Bierkraft was the first retail store to sell growlers in New York City— they essentially started a trend, which caught on and the big brown jugs can now be found at places like , , and even Whole Foods.
With their popularity, growlers are not just for beer nerds and that even Duane Reade sells them. Bierkraft took that as a sign and decided it’s time to take their beers sales just one step further: brew their own beer.
, on Fifth Avenue, between Union Street and Berkeley Place, applied for a brewer’s license on Wednesday night, starting at Community Board 6’s liquor license and permits committee, which voted unanimously in favor of their application and will be sent to the State Liquor Authority.
They will be brewing on premises and sell their homebrewed suds in growlers and pints using an electric brewing system.
“It’s like making soup,” said founder and co-owner Daphne Scholz, explaining how easy it is to make your own beer.
CB6 swept through the voting process, for Bierkraft has no complaints and has been a good neighbor for the ten years they have been open. However, one CB6 member, Pauline Blake, was worried about the brewing system’s smell.
“The aroma, which I find pleasant, won’t waft into the street,” Ben Granger, a co-owner and master brewer at Bierkraft, assured the committee during the CB6 meeting on Wednesday night.
“It won’t be industrial, which would be 15 barrels seven days a week, in total we’ll only be making 104 barrels a year,” Granger said who is Scholz’s son-in-law and has a baby with her daughter. “Budweiser will spill more than that tomorrow.”
Granger said that they will be brewing all styles of beer like IPA, pale ale, lager and stouts and will use seasonal ingredients, which will be supplied from Brooklyn Homebrew on Eighth Street in Gowanus.
“We’ll be brewing beer like Ma and Pa did 1,000 years ago,” Granger said, explaining that the home brewing process is not overly complicated and has been a staple in civilization for a very, very long time.
Scholz said that they want to bring the ancient home brewing process back to Brooklyn.
“This is how Brooklyn used to be— every bar brewed their own beer and typically the kids in the family would go and fetch a pail of beer for the parents,” Scholz said, explaining that their small, home brewery is inspired by the days or yore. “I think everybody should start doing this. If you can make soup, you can brew beer.”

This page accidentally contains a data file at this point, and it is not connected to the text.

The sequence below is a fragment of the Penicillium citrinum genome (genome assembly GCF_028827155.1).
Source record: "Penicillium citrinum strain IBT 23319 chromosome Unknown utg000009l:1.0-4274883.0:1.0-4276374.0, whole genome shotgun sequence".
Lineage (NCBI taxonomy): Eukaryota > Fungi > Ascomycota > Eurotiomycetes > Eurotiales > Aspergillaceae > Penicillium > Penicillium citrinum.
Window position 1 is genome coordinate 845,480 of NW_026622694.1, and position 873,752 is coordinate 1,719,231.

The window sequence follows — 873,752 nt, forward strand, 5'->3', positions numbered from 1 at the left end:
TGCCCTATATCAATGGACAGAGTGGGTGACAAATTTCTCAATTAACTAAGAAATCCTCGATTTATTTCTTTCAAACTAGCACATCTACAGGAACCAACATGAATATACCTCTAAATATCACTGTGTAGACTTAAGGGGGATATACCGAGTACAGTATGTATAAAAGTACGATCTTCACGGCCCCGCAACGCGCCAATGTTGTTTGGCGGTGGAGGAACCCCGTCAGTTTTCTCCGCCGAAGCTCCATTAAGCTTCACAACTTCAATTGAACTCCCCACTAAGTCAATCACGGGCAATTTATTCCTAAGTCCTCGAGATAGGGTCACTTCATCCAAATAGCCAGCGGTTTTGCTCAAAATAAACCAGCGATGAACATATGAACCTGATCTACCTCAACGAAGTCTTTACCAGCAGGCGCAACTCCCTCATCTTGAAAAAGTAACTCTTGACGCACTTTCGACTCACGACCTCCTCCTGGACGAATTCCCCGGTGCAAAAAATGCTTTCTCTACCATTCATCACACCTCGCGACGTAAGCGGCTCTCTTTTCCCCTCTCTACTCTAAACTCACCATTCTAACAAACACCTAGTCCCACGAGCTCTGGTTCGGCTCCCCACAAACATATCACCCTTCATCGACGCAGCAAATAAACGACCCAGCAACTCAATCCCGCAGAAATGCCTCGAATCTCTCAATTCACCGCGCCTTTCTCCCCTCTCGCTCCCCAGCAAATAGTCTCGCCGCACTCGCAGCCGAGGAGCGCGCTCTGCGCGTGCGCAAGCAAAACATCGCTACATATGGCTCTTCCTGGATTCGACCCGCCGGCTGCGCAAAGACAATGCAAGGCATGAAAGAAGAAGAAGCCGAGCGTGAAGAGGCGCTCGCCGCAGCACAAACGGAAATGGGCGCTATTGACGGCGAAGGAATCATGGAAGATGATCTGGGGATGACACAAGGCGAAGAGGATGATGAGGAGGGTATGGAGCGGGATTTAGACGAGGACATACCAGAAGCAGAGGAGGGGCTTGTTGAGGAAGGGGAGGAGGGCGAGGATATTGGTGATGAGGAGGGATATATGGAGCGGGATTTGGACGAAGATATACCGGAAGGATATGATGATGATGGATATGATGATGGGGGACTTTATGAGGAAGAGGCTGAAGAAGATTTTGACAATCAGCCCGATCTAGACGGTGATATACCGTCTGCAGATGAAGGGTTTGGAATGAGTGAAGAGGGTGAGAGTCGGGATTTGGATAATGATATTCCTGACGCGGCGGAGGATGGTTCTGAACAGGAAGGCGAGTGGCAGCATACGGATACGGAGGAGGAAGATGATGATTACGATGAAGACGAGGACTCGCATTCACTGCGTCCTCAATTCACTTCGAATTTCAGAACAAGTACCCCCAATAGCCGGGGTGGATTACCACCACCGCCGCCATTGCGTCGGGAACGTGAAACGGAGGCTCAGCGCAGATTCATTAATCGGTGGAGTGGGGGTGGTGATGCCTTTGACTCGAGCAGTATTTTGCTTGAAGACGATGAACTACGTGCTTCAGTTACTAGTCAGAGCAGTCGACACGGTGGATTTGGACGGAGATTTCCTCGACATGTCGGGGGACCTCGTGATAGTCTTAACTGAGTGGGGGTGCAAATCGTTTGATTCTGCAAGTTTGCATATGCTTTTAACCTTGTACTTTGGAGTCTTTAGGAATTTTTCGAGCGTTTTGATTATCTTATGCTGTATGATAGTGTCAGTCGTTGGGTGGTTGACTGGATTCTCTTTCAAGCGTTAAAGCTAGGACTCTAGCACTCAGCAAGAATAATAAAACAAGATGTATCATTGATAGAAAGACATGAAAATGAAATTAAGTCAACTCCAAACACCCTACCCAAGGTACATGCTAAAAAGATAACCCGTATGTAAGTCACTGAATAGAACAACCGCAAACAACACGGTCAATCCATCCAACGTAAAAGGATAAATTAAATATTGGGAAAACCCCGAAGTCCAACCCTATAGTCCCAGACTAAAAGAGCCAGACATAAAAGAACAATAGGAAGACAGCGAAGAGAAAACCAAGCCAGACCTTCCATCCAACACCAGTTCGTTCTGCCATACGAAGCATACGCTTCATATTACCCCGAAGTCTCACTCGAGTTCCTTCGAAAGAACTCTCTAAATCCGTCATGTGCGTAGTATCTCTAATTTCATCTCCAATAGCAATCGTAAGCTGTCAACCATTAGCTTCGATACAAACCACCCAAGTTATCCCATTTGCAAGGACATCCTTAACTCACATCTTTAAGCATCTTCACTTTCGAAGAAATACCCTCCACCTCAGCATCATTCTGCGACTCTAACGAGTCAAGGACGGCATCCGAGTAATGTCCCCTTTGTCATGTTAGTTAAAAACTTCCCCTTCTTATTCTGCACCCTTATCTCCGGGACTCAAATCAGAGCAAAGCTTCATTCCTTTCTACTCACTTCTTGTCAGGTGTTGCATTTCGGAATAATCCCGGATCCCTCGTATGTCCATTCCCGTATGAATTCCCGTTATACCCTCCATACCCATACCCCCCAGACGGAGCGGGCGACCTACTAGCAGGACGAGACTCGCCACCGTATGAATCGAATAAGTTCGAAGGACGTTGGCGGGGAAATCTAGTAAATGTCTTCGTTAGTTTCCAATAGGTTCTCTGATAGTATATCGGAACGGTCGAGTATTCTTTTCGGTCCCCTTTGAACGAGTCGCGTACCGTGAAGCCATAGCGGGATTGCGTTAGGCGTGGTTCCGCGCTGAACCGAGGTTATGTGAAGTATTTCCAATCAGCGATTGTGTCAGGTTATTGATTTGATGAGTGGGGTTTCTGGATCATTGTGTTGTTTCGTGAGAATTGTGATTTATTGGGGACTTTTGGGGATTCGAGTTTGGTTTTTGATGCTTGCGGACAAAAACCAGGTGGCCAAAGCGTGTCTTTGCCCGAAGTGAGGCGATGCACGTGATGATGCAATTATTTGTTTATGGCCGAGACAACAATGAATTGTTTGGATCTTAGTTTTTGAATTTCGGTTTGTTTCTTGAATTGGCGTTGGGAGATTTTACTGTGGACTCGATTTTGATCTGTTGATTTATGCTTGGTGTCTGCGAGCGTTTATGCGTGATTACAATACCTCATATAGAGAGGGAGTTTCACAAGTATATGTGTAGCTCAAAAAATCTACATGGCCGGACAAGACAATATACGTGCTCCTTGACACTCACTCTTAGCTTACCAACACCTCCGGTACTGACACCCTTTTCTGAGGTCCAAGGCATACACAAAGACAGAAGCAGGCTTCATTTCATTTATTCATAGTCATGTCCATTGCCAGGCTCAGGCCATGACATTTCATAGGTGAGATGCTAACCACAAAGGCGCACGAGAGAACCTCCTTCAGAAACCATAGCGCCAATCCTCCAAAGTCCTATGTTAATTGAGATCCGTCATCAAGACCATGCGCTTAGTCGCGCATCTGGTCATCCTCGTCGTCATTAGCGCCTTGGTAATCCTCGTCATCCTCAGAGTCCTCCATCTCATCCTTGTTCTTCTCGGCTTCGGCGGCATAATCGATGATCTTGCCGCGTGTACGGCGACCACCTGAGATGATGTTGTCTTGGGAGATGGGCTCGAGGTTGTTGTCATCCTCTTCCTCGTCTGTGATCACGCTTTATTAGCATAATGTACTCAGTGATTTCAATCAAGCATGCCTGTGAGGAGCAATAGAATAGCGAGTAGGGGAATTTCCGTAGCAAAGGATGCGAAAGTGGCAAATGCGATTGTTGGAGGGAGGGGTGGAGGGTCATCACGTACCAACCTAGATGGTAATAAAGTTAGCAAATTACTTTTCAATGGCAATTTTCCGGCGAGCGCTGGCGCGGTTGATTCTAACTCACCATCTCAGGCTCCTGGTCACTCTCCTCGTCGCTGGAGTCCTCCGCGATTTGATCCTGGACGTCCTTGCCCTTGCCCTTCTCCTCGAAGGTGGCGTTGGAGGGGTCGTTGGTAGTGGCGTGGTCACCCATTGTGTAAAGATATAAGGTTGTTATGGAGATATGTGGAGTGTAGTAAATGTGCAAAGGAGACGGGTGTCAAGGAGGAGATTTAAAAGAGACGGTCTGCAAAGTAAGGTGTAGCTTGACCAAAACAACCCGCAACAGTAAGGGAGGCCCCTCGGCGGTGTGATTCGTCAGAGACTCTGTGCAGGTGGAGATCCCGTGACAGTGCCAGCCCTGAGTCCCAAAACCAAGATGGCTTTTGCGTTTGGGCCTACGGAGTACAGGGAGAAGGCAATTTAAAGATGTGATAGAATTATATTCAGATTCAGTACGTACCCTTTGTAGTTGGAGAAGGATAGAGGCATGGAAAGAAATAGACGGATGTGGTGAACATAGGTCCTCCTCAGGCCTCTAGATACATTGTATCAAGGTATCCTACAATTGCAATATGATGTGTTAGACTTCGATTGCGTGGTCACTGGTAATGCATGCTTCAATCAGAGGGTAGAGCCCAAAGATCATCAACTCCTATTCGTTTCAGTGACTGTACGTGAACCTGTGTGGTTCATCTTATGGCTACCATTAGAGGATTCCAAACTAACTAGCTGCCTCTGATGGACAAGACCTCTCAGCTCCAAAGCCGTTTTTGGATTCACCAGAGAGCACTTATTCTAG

Granger said he has been brewing beer for years and even grows his own hops in Bierkraft’s backyard garden.
Granger will be heading the brewery, which will be located in the front of the store. The operation will be so small that they only needed to remove two refrigerators from their space to make room for the stainless steel system of boilers, beer tanks and fermenters.
They will also host “guest brewers” from bigger breweries like Barrier and Kelso, who have already told Bierkraft that they are on board.
“This is going to be about fun, keeping it strictly to beer and keeping our product fresh and local,” Granger said.
The brewing system is a small brew house set up. They have three 55-gallon stainless steel barrels, but will only make 62 gallons of beer a week in two batches of 31 gallons.
The process will start in a hot liquor tank that will be filled with water that will be heated until it reaches the striking temperature. Then, the hot liquid will be transferred to a mash tun barrel filled with grain.
Granger will then recirculate the hot liquid by opening the valve at the bottom of the barrel, releasing the hot liquid and then pour it on top of the grain again to spread the enzymes throughout the mixture.
After sitting for about an hour, the mixture goes through “good sugar conversion” and becomes wort. Granger will then drain the mash tun barrel and transfer the wort to the brew kettle and add hops and spices. After that, the mixture goes into a chiller and he pitches the yeast and then the mixture goes into the fermenter.
“Then, you wait,” Granger said, explaining that the fermenting process can take anywhere from 10 to 20 days, depending on the type of beer he is brewing. Once it is done fermenting, Granger will “crash” the liquid, part of the process where he extracts the yeast and transfers it to a conditioning tank.
“Then, after all that, you consume it,” Granger said matter-of-fact while standing next to his brew house set, which is already sitting in the store.
Granger has been brewing for over ten years, but has never sold his suds at Bierkraft. But after he gets the brewing license, he will be able to sell his beer, something he is very much looking forward to.
“I am really excited to work with a larger, more organized and sophisticated system,” Granger said. “It’s going to be rad.”
“We were the first place in NYC to sell growlers on the retail level and we want to lead home brewing at the retail level too,” Granger said.
“We’re trying to set the example for everyone else to follow. I’d love to see small brewing systems in every bar,” Granger admitted. “If you’re a beer bar, you should be doing this.”
Although the process sounds complicated to some, Granger said it really is not hard.
“If you want to make beer, then make beer,” he said. “It’s really easy.”